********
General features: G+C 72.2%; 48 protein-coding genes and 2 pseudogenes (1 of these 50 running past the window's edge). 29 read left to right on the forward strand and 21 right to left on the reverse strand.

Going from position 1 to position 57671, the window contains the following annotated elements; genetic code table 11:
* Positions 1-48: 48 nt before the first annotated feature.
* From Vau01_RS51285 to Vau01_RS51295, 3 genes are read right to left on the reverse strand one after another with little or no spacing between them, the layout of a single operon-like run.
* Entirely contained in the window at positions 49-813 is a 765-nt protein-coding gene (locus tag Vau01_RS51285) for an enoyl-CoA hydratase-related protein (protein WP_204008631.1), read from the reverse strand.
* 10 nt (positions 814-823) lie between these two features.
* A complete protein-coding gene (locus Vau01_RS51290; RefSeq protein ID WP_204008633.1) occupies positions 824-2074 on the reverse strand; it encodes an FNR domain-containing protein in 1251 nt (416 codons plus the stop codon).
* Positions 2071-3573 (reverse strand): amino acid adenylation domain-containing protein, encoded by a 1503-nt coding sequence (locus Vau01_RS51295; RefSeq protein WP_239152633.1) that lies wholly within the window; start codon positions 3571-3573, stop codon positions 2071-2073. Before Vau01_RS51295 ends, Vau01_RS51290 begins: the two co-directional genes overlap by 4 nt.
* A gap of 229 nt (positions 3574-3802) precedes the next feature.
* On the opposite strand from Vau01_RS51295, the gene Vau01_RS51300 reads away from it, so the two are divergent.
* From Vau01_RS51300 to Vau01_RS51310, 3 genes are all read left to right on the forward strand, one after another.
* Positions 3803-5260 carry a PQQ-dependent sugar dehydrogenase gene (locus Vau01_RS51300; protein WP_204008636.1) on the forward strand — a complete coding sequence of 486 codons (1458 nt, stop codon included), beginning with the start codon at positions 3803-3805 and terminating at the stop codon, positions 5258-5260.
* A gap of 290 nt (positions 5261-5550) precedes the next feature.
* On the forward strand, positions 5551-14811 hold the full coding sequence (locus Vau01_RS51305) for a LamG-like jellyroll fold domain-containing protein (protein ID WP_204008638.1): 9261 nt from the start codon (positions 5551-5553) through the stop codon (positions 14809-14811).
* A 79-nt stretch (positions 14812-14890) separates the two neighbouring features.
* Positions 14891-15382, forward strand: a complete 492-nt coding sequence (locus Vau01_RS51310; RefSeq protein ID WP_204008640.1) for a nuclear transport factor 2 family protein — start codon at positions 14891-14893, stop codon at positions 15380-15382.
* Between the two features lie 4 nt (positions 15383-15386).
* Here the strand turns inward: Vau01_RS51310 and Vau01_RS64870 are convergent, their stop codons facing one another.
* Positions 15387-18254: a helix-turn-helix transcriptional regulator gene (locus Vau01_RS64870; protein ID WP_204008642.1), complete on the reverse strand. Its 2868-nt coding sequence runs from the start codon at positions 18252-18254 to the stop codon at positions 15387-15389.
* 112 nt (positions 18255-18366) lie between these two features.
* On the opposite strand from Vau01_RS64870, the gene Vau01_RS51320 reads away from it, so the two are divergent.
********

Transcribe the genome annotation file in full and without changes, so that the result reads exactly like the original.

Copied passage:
General features: G+C 72.2%; 48 protein-coding genes and 2 pseudogenes (1 of these 50 running past the window's edge). 29 read left to right on the forward strand and 21 right to left on the reverse strand.

Going from position 1 to position 57671, the window contains the following annotated elements; genetic code table 11:
* Positions 1-48: 48 nt before the first annotated feature.
* From Vau01_RS51285 to Vau01_RS51295, 3 genes are read right to left on the reverse strand one after another with little or no spacing between them, the layout of a single operon-like run.
* Entirely contained in the window at positions 49-813 is a 765-nt protein-coding gene (locus tag Vau01_RS51285) for an enoyl-CoA hydratase-related protein (protein WP_204008631.1), read from the reverse strand.
* 10 nt (positions 814-823) lie between these two features.
* A complete protein-coding gene (locus Vau01_RS51290; RefSeq protein ID WP_204008633.1) occupies positions 824-2074 on the reverse strand; it encodes an FNR domain-containing protein in 1251 nt (416 codons plus the stop codon).
* Positions 2071-3573 (reverse strand): amino acid adenylation domain-containing protein, encoded by a 1503-nt coding sequence (locus Vau01_RS51295; RefSeq protein WP_239152633.1) that lies wholly within the window; start codon positions 3571-3573, stop codon positions 2071-2073. Before Vau01_RS51295 ends, Vau01_RS51290 begins: the two co-directional genes overlap by 4 nt.
* A gap of 229 nt (positions 3574-3802) precedes the next feature.
* On the opposite strand from Vau01_RS51295, the gene Vau01_RS51300 reads away from it, so the two are divergent.
* From Vau01_RS51300 to Vau01_RS51310, 3 genes are all read left to right on the forward strand, one after another.
* Positions 3803-5260 carry a PQQ-dependent sugar dehydrogenase gene (locus Vau01_RS51300; protein WP_204008636.1) on the forward strand — a complete coding sequence of 486 codons (1458 nt, stop codon included), beginning with the start codon at positions 3803-3805 and terminating at the stop codon, positions 5258-5260.
* A gap of 290 nt (positions 5261-5550) precedes the next feature.
* On the forward strand, positions 5551-14811 hold the full coding sequence (locus Vau01_RS51305) for a LamG-like jellyroll fold domain-containing protein (protein ID WP_204008638.1): 9261 nt from the start codon (positions 5551-5553) through the stop codon (positions 14809-14811).
* A 79-nt stretch (positions 14812-14890) separates the two neighbouring features.
* Positions 14891-15382, forward strand: a complete 492-nt coding sequence (locus Vau01_RS51310; RefSeq protein ID WP_204008640.1) for a nuclear transport factor 2 family protein — start codon at positions 14891-14893, stop codon at positions 15380-15382.
* Between the two features lie 4 nt (positions 15383-15386).
* Here the strand turns inward: Vau01_RS51310 and Vau01_RS64870 are convergent, their stop codons facing one another.
* Positions 15387-18254: a helix-turn-helix transcriptional regulator gene (locus Vau01_RS64870; protein ID WP_204008642.1), complete on the reverse strand. Its 2868-nt coding sequence runs from the start codon at positions 18252-18254 to the stop codon at positions 15387-15389.
* 112 nt (positions 18255-18366) lie between these two features.
* On the opposite strand from Vau01_RS64870, the gene Vau01_RS51320 reads away from it, so the two are divergent.